Yours Is the Night, one of the most moving books I have read for a while. It’s November, so this book is just in time for Remembrance Day. The book starts with Matthew and the birth of his little sister. Disaster strikes their little family, and I felt their heartache. The beginning threw me a little, as there were different characters and I couldn’t see where they connected or how their childhood was important. Until the story started to unfold.
Amanda Dykes, the author, brought the characters together in a wonderful way, weaving their lives together. The book deals mostly with WWI and the awful trenches. Amanda brings out the horror, bravery and grief of the men as they face this war. She paints the settings so well, especially the woods in the Argonne and how Amanda contrasts it with Paris.
The message of Yours Is the Night is wonderful and uplifting; speaking of the God who made the Light, Who is the Light and with Him is no darkness at all. I loved how Matthew brings this out, supported by Mira, the young French woman. Then there is George, the chaplain, who isn’t really a chaplain. He was one of my favourite characters as I wanted to know when somebody would set him straight. God did in the end, and it was beautiful.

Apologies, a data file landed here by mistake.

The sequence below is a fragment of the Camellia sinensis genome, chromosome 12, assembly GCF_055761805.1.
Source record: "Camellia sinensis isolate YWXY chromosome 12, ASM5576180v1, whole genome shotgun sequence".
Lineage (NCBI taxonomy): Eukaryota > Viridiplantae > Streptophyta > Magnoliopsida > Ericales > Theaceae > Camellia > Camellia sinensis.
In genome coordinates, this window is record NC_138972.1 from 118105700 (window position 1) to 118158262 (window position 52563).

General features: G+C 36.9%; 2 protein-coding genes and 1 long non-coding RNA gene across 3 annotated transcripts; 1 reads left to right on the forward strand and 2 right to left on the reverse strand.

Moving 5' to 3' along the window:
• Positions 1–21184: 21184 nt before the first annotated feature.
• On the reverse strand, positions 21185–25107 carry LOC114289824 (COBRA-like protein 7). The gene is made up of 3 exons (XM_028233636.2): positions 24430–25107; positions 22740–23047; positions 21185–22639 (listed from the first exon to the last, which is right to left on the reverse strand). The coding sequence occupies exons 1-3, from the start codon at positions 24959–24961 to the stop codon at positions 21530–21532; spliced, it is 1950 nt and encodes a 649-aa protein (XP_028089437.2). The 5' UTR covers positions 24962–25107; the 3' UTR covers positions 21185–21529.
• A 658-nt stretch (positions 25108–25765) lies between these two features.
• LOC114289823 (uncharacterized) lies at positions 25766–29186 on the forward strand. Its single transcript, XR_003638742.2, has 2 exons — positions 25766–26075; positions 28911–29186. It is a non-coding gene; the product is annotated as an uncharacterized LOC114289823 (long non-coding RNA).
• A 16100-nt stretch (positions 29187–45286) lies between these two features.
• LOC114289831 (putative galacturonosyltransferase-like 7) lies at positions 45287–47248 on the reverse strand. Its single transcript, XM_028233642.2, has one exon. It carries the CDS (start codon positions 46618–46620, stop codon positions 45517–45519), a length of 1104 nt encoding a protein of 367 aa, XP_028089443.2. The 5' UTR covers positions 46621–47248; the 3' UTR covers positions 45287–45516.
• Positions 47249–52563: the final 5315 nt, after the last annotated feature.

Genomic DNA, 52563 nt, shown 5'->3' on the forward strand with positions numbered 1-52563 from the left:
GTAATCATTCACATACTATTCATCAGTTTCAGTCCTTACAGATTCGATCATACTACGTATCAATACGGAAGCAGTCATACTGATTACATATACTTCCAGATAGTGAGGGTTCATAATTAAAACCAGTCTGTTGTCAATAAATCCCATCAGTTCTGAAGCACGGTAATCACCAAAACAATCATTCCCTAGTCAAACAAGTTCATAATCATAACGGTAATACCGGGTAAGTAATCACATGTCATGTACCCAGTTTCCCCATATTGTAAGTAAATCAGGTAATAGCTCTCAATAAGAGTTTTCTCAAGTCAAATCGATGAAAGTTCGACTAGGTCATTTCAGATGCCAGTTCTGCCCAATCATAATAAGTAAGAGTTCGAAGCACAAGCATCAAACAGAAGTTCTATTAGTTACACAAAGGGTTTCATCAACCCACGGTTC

I loved how the book deals with so many aspects of the war. There are the trenches, the ‘going over the top’, zeppelins, gas… It was all there. The book would be great for older teenagers as well, helping them to understand some beautiful truths as well as the horrors of war and God’s abiding presence through it all. The way Amanda deals with difficult issues like ‘shell shock’
Yours Is the Night moves between different characters, but the chapters are clearly marked. There is also a difference in tone, which I enjoyed. For example, it was very clear when it was George speaking… There are also prologue and epilogue type chapters, dealing with the Unknown Soldier and how the choosing worked. The ceremony is explained beautifully, making you look at the Unknown Soldier tomb differently. As I said, it’s the ideal reading for this month, and I am so glad I read it just now.
I received a review copy via Love Books Tours but was under no pressure or obligation to write a favourable review.